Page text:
Then it's time to write about a beautiful, new future!


Your writing may take place as a "stream of conscious"--writing anything and everything that comes to mind within a specific timeframe of 10 minutes, 20 minutes or whatever feels comfortable.

Or you may uses old photographs and other memoribilia as writing prompts, and writing about a specific event, like a parent's funeral, or breaking up with your first boyfriend or girlfriend.

You may choose to write in poetry instead of prose, and to even incorporate drawing or painting into your healing memoir.

Be free to choose your own path to healing through remembrance writing.

Tuesday, January 13, 2009

What Do I want To Teach?


I just found the coolest (for me!) blog called

It gives a writing prompt for each day, and suggests writing for one minute.

Today's prompt is: what information or skill would you like to teach others?

Mine is definitely teaching homeless kids and their families about Abraham-Hicks' emotional guidance system of how to have better-feeling thoughts in challenging times.

I read an article a few weeks ago about kids whose families lost their homes in foreclosure, and it broke my heart.

Ooops, one minute up already! That went fast.

Saturday morning I was listening to Whad'Ya Know (I had to look up the spelling of that!) with Michael Feldman, one of my favorite radio programs on NPR. (, for those not familiar with him).

He's introduced a new segment called Happy Talk, in which listeners can call in with happy news! The first caller was from Nashville, but I was unable to catch her name or what she was calling about, other than that it had to do with the Belcourt Theater and was some sort of exhibit.

I was just excited that someone from Nashville called in!

Then, this morning I was reading the Sunday paper which I did not have time to read on Sunday, and there was an article about a plein-air artist named Peggy Snow, who has a painting exhibit at the Belcourt through Jan. 22.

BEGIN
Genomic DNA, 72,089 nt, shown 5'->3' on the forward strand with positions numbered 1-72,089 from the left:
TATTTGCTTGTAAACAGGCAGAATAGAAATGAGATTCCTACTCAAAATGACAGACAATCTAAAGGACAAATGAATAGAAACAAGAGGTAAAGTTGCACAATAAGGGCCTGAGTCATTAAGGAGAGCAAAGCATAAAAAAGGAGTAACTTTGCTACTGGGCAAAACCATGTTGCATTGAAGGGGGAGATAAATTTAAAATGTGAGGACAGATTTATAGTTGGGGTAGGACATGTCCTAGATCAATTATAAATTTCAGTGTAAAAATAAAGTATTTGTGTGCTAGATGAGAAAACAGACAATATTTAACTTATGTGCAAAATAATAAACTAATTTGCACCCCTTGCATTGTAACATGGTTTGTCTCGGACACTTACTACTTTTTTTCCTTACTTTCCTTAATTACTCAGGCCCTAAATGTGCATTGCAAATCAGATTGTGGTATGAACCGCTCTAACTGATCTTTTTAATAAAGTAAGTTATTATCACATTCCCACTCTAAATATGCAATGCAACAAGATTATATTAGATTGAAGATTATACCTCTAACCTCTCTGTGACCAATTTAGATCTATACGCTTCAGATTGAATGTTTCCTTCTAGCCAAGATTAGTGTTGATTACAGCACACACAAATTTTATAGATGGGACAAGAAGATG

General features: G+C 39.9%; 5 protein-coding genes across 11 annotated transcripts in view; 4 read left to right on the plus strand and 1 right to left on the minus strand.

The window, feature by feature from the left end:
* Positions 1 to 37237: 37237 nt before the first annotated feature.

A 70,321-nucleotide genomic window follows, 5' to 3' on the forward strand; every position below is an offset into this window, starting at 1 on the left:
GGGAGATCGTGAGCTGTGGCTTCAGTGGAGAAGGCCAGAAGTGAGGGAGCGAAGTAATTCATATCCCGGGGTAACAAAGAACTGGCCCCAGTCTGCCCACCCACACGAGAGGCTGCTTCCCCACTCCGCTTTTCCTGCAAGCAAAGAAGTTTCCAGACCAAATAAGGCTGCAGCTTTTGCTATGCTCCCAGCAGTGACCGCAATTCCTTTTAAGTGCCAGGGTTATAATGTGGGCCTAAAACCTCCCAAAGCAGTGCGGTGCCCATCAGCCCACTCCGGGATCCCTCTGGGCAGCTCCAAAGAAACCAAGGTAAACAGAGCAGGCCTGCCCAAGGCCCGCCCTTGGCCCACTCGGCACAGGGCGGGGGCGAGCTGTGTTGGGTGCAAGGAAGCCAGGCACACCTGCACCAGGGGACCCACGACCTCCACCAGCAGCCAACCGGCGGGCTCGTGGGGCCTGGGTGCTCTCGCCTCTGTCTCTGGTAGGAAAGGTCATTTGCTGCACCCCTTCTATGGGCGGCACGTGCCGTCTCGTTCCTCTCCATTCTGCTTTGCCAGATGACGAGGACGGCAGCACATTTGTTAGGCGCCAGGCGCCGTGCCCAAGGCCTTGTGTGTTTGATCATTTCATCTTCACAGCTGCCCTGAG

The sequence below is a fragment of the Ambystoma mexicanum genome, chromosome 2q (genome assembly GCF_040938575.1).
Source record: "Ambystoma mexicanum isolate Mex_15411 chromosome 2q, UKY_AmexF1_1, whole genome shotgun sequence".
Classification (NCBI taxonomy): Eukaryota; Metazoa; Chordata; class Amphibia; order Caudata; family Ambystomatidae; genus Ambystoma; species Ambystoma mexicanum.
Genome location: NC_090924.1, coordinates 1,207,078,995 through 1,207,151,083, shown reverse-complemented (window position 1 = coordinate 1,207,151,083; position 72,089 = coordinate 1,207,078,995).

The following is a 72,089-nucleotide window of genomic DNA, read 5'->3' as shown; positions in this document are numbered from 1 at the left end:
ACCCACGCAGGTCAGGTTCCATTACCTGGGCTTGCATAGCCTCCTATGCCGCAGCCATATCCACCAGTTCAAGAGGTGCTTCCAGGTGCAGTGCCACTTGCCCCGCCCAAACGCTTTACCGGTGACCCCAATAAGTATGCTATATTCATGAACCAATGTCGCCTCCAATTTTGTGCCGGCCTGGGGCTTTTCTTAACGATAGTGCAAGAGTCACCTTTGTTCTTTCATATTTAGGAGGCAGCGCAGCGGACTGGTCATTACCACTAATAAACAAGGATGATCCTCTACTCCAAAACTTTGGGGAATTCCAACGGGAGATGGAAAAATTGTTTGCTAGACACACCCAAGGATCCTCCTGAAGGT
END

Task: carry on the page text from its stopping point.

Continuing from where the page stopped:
I feel sure it's the same person who called in!

There are several really special things about Peggy Snow: one is that she preserves "vanishing street scenes" with her paintings. She paints old buildings and houses, some of which eventually get torn down.

Peggy also exclusively paints in plein air, which means that she stows her paints, canvases, and other "painting stuff" in the back of her vehicle and is always ready to stop and paint at a moment's notice.

Which leads into what I think is the coolest thing of all about Peggy: while she is painting on the street, often in a derelict neighborhood, she interacts with passersby. Often, she meets people who know something about the house, building, or church she is painting.

And often she interacts with homeless people who respond to her work.

She says she meets people from all social stratas.

Now, this is really taking art to its ultimate limit.

I am a writer, and a beginning painter, and know that most artists (whether visual or words) require solitude. It's considered sacred and necessary.

So I think Peggy is pretty special.

My future step-son-in-law (mouthful!) is very involved in his church; he, the minister, and the other elders are becoming more "missional" as they call it.

Basically, it entails being more involved with others and interacting with them where they are.

That's what I see Peggy doing with her art--being "missional". Giving people who live marginally an unexpected gift and receiving in return.

Here's a link to a Tennessean article about Peggy:

I'm definitely inspired, and feel like I am looking at art in a completely different way. One of those seemingly small things that is fundamentally life changing.

Like the song from our special music at church Sunday, from Steve Fox: "When you change the way you look at things, things change."

Thanks, Peggy. I look forward to seeing your show at the Belcourt and hopefully seeing you on the street painting someday. Maybe you will see me writing or painting there as well!